You can see Torres del Paine by horseback, day trip, or even by airplane if you’re feeling really lazy, but anyone who has trekked to it is in on a secret. A heavy pack, too many days of instant oatmeal, and cold nights of camping are the things that make sunrise at Torres del Paine worth it. Whether you go for the W Trek, the O Circuit, the Q Circuit, or any other trekking route vaguely shaped like a letter, the hard work of a trek will greatly enhance your experience in Torres del Paine.
Navigating the trail is the easy part – there is really just one path to follow through Torres del Paine. It is planning your Torres del Paine trekking route and booking campsites along the way that can be seriously confusing. The maps show vaguely defined distances and seemingly impossible trekking times. The internet is full of outdated information and the booking sites are kind of a disaster. But eventually, there comes a point where you just have to go for it. Most of the distances are possible if you’re willing to put in a long day. Worst case scenario you’ll become puma bait stranded between campsites after sunset. At least it will be an adventure, right?
Planning your trip to Torres del Paine? I did it (2017) and lived to tell about it. Below, you’ll find a map of the park, the most popular trekking routes, and suggested campsites to stay in along the way.
Map of Torres del Paine with Campsites
The Classic W-Trek | 5 Days
With just 5 days to spare, you can experience the highlights of Torres del Paine National Park (Glacier Gray, Valle Francés, and Torres del Paine). The trek is easy enough, and the campsites are strategically placed so you can do most of your hikes with nothing besides a daypack. The campsites and refugios are quite comfortable, and you’ll have access to indoor areas, electricity, and hot showers at most of them.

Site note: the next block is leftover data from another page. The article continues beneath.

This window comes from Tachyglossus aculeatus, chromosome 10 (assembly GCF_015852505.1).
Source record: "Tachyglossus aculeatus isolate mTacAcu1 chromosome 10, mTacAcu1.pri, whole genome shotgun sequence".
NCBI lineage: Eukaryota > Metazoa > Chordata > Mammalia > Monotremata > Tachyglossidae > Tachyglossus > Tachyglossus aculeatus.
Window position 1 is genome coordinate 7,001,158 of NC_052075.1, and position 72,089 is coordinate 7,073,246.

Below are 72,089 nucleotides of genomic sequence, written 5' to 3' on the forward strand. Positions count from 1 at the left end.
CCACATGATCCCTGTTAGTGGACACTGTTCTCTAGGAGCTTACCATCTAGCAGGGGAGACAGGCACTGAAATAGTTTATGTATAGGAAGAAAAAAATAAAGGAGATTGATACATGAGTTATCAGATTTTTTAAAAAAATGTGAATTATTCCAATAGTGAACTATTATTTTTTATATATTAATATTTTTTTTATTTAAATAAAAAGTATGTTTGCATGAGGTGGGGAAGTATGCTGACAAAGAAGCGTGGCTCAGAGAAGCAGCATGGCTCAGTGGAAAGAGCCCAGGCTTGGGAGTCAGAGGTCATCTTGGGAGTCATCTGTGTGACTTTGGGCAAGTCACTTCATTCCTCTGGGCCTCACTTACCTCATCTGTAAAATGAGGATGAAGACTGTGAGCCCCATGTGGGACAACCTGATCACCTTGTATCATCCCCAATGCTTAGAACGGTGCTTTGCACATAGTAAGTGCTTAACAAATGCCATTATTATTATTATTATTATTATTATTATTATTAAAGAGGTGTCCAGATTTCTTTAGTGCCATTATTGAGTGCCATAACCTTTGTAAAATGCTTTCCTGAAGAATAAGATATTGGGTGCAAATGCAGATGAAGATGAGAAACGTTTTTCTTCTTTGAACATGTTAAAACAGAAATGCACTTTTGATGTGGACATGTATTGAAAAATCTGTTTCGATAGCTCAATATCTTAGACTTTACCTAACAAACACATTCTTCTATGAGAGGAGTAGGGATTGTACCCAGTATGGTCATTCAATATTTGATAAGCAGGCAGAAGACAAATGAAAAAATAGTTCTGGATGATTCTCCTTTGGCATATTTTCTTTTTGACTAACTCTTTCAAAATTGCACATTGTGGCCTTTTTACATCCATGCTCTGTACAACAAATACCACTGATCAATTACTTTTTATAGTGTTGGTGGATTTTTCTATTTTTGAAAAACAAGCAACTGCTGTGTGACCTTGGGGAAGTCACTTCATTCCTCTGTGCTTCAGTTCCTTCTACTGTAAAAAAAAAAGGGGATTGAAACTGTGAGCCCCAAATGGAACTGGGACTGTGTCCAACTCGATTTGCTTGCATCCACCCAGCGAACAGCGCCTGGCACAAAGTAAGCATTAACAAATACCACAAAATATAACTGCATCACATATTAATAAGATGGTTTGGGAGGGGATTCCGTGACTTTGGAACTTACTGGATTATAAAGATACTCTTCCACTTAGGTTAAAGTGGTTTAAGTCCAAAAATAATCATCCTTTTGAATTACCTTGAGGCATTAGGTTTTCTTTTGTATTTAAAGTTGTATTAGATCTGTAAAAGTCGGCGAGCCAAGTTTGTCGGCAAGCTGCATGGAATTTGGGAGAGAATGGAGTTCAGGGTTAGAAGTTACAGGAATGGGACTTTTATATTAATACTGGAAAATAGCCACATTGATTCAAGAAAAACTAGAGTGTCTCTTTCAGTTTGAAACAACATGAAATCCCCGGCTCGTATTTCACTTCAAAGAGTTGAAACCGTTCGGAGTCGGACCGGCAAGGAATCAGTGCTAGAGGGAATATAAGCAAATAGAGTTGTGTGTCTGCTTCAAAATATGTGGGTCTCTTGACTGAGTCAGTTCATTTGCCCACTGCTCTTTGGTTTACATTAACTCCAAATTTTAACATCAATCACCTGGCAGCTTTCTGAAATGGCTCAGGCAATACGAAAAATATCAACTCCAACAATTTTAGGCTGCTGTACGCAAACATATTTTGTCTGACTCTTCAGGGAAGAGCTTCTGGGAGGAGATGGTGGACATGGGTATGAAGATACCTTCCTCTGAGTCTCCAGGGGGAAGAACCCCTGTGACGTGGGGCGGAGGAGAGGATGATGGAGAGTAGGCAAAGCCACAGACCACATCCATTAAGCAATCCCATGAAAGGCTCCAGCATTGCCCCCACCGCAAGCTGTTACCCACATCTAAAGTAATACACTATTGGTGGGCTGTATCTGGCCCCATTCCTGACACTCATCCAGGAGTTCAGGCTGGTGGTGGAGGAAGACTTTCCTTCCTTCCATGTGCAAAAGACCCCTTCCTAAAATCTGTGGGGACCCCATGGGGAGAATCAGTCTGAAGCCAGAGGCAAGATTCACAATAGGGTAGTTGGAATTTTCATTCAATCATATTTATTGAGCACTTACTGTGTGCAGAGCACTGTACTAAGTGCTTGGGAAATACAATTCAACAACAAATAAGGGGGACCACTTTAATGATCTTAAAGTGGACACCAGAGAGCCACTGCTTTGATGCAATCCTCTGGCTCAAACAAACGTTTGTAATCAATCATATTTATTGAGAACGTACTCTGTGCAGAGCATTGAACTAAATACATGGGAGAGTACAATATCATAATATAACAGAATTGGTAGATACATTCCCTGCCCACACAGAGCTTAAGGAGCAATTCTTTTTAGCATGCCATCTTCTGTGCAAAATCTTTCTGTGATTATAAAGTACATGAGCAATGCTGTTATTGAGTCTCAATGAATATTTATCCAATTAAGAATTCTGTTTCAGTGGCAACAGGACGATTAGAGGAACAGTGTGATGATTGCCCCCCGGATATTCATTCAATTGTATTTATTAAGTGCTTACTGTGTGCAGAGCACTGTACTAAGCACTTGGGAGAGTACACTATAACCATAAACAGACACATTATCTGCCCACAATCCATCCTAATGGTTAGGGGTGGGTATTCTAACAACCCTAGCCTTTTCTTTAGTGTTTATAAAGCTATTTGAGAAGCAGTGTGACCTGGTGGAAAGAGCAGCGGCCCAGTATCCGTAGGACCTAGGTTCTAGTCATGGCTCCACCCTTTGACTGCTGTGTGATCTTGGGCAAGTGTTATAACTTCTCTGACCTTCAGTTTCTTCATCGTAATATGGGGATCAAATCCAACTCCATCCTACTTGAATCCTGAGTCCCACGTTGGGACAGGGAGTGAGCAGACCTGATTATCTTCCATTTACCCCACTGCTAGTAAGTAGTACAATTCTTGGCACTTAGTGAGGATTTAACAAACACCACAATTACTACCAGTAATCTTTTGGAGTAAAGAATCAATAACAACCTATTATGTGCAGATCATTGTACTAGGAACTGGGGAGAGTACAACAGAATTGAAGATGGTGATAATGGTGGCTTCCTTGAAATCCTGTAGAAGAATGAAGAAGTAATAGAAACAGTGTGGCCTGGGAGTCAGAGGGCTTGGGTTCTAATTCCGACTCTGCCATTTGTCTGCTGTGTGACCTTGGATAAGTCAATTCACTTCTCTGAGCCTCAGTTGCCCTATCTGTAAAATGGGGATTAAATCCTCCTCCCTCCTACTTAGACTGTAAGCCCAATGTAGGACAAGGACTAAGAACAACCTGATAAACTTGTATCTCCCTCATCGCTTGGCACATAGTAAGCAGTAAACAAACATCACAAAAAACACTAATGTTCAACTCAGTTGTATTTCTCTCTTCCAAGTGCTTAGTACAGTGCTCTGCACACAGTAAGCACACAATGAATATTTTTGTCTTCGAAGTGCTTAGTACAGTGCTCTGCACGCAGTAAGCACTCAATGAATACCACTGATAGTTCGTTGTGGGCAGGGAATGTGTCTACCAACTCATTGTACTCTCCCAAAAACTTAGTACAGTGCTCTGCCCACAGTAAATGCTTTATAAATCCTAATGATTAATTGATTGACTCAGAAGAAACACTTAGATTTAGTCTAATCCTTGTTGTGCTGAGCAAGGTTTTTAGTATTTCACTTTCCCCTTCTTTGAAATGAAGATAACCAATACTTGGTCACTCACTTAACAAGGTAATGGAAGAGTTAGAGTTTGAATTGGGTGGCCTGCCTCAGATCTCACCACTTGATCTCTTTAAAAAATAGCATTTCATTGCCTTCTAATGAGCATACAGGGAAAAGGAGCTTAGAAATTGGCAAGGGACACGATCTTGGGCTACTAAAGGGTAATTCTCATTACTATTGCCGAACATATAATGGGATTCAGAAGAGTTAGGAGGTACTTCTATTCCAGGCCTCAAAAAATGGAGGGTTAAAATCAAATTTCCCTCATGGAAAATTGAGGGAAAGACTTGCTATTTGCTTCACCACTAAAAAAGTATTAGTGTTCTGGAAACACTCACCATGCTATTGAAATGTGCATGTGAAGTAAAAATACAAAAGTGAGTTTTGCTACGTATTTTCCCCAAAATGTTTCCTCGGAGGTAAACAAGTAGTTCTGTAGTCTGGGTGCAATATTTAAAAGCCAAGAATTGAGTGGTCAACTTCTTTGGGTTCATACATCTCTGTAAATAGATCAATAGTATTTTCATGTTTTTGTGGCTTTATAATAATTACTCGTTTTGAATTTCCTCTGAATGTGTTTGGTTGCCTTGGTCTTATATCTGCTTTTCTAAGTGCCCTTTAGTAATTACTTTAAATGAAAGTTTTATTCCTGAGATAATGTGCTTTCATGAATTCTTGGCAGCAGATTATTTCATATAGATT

Best for: Hikers with limited time or trekking experience
Suggested Route: Gray > Paine Grande > Italiano or Frances > Torres
The Reverse W-Trek | 5 Days
The Reverse W-Trek has many of the same features as the Classic W, but rather than starting with the ferry to Paine Grande, you’ll camp your first day beneath the Torres del Paine.
Best for: Hikers that want to trek the W, but can’t book campsites for their preferred dates or who might need to stop early due to injury.
Suggested Route: Torres > Frances or Italiano > Paine Grande > Gray
Pros of the W-Trek:
- Notoriety: This trek is the bucket list trek in Torres del Paine and you’ll get to see all the highlights
- Accessibility: The W-Trek can be accomplished by hikers of most skill levels
- Ease of Travel: Unlike the backcountry trip, you can buy or rent everything you’ll need along the way.
Cons of the W-Trek:
- Crowded: The W-Trek is extremely easy to get to, and you’ll rarely find yourself alone on the trails.
- Expensive: While there area few free sites along the W-Trek, the campsites and refugios are generally quite expensive, and some will require that you pay full board.
- Advanced Reservation Required: The most popular campsites and refugios can fill up months in advance during high season. Be sure to check out our full post on how to book campsites in Torres del Paine.